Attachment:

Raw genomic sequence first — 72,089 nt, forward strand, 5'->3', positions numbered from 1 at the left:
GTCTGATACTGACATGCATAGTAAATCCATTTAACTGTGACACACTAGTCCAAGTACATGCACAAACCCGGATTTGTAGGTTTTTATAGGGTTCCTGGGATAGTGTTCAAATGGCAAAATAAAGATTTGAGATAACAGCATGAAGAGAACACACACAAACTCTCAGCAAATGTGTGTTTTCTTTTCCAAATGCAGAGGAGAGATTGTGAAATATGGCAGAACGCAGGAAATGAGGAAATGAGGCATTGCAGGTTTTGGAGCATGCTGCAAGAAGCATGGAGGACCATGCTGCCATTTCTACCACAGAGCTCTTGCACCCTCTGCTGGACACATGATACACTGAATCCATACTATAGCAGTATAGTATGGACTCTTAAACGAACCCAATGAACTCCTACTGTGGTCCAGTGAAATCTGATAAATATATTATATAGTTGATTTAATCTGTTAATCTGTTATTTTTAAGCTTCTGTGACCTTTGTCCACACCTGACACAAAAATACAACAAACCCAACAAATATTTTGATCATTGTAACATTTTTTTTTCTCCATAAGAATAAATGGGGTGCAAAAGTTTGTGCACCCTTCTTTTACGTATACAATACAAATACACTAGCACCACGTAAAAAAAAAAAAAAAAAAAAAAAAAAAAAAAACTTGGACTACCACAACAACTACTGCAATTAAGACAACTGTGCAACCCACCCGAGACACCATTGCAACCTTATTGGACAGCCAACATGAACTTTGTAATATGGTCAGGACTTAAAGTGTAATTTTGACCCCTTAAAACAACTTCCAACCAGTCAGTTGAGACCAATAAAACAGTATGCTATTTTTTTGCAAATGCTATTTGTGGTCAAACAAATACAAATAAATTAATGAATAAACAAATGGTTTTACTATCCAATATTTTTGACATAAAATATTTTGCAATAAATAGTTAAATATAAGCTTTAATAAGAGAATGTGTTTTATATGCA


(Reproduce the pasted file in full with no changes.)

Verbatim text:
Raw genomic sequence first — 72,089 nt, forward strand, 5'->3', positions numbered from 1 at the left:
GTCTGATACTGACATGCATAGTAAATCCATTTAACTGTGACACACTAGTCCAAGTACATGCACAAACCCGGATTTGTAGGTTTTTATAGGGTTCCTGGGATAGTGTTCAAATGGCAAAATAAAGATTTGAGATAACAGCATGAAGAGAACACACACAAACTCTCAGCAAATGTGTGTTTTCTTTTCCAAATGCAGAGGAGAGATTGTGAAATATGGCAGAACGCAGGAAATGAGGAAATGAGGCATTGCAGGTTTTGGAGCATGCTGCAAGAAGCATGGAGGACCATGCTGCCATTTCTACCACAGAGCTCTTGCACCCTCTGCTGGACACATGATACACTGAATCCATACTATAGCAGTATAGTATGGACTCTTAAACGAACCCAATGAACTCCTACTGTGGTCCAGTGAAATCTGATAAATATATTATATAGTTGATTTAATCTGTTAATCTGTTATTTTTAAGCTTCTGTGACCTTTGTCCACACCTGACACAAAAATACAACAAACCCAACAAATATTTTGATCATTGTAACATTTTTTTTTCTCCATAAGAATAAATGGGGTGCAAAAGTTTGTGCACCCTTCTTTTACGTATACAATACAAATACACTAGCACCACGTAAAAAAAAAAAAAAAAAAAAAAAAAAAAAAAACTTGGACTACCACAACAACTACTGCAATTAAGACAACTGTGCAACCCACCCGAGACACCATTGCAACCTTATTGGACAGCCAACATGAACTTTGTAATATGGTCAGGACTTAAAGTGTAATTTTGACCCCTTAAAACAACTTCCAACCAGTCAGTTGAGACCAATAAAACAGTATGCTATTTTTTTGCAAATGCTATTTGTGGTCAAACAAATACAAATAAATTAATGAATAAACAAATGGTTTTACTATCCAATATTTTTGACATAAAATATTTTGCAATAAATAGTTAAATATAAGCTTTAATAAGAGAATGTGTTTTATATGCA